was the beginning of a fifteen year experiment with the question,
what should an
oil lamp look like, or how should it function in 1995 and beyond the year
The oil lamp of the past, was thought of as a basic
utility oil lamp and often produced in
polished brass or silver as a work of art at that time. It is this utility
that has intrigued this
exploration of a new oil lamp. The main problem with the traditional oil
lamp is the size of
their wicks. Normally 1/2" to 3/4"
flat wick and made of cotton were used. This size of wick
will absorb more oil than needed, especially at a time when the cost of oil is high and a
resource. Fiberglass wicks will last longer and are more efficient
wicking fuel than
a cotton wick. Starting with reducing the size
of the wick and removing the reservoir from
being directly below the
wick was the start of artlamp.
Moving the fuel reservoir from
directly under the flame, allowed more control of the fuel being
Common amongst traditional oil lamps
is their oil reservoir is directly under the flame. This
is not a necessity but an easy way
to build the oil lamp and we became use to seeing the
oil lamp in that configuration.
with the idea that the reservoir did not have to be directly below the
i.e. using the principle that water (oil) seeks its own level. Experiments began with Artlamp's first Contemporary Oil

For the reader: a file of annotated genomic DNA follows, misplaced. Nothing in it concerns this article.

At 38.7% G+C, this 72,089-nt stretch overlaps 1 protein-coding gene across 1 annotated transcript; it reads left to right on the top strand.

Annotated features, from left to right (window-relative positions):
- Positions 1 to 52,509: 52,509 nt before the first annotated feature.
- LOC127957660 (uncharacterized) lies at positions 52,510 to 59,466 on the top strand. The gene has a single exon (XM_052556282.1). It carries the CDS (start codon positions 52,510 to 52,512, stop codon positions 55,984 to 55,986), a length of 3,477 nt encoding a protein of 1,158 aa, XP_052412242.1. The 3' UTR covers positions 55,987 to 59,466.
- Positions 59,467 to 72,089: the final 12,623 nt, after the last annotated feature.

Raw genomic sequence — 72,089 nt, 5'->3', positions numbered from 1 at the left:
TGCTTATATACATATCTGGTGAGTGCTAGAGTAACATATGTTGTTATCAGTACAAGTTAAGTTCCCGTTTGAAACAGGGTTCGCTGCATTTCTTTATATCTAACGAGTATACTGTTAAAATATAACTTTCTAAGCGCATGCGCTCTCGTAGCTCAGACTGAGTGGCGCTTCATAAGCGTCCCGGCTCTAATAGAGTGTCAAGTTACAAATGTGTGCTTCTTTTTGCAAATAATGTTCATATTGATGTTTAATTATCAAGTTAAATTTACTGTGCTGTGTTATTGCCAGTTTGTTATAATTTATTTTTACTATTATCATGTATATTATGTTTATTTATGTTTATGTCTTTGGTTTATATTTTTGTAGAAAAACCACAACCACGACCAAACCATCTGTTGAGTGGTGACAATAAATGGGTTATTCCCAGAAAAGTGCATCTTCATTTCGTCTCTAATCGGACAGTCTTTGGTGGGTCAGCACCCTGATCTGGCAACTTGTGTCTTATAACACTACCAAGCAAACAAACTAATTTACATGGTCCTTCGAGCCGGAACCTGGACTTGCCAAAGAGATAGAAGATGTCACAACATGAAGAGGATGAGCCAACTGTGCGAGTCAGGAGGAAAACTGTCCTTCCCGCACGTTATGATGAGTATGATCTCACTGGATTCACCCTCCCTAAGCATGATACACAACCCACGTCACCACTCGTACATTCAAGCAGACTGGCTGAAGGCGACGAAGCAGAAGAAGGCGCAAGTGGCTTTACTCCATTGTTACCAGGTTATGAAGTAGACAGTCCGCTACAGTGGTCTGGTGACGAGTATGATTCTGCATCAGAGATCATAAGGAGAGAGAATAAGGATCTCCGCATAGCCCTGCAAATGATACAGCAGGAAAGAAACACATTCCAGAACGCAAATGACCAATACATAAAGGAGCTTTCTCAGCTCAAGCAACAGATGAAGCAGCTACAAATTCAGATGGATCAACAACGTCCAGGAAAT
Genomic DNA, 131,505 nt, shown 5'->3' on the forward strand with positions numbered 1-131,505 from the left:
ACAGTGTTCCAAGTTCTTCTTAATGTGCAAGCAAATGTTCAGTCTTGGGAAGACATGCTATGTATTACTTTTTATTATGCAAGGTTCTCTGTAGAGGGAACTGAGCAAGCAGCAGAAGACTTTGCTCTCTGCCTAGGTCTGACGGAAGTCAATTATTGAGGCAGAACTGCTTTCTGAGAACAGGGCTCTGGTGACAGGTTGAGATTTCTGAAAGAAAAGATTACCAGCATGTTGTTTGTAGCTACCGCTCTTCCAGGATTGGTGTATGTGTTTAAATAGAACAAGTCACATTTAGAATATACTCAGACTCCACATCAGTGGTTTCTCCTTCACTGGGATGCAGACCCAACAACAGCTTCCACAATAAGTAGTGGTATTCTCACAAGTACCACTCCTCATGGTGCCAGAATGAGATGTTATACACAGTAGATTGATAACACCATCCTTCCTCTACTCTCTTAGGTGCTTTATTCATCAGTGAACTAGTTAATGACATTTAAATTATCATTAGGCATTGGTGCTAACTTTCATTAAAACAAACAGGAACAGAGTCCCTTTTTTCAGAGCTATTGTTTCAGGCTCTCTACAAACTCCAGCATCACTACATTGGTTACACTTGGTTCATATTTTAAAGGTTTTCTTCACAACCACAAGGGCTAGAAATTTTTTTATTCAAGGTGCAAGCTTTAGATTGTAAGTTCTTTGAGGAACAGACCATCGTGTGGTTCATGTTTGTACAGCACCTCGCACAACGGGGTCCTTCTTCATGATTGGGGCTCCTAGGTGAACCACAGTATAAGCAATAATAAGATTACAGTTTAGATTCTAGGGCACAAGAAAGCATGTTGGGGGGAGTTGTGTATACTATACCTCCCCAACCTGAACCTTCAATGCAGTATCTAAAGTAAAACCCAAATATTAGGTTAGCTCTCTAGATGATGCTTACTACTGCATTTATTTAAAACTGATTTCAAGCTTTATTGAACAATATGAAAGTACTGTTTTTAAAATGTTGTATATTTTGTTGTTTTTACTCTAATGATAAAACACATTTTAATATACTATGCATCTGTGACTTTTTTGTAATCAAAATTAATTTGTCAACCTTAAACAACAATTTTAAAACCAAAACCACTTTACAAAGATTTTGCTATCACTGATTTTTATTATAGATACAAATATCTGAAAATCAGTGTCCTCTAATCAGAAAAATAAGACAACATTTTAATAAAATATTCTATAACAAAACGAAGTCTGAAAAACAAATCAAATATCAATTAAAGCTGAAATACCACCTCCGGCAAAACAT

Lamp the U12.
The purpose of this lamp was to test the
of a wick or the capillary
attraction of the wick with a remote reservoir. Fiberglass wicks
where found to be the best for use with ultra pure
lamp oil. The U12 generated
the idea for several other
Artlamp contemporary oil lamps
using oil resistant clear flexible
Contemporary Oil Lamp.
The design criteria for the Schneider Lamp was to create a tall
sculptural contemporary oil
lamp. Freedom of design was important as
seen in the loop of the clear flexible tubing,
the use of the diagonal
in its framework and the remote fuel reservoir.
Having a better understanding of the absorption of a wick, started a new
energy efficient contemporary oil lamps
such as: Artlamp's Pyramid.
For more technical information and development of the Pyramid oil
lamp go to The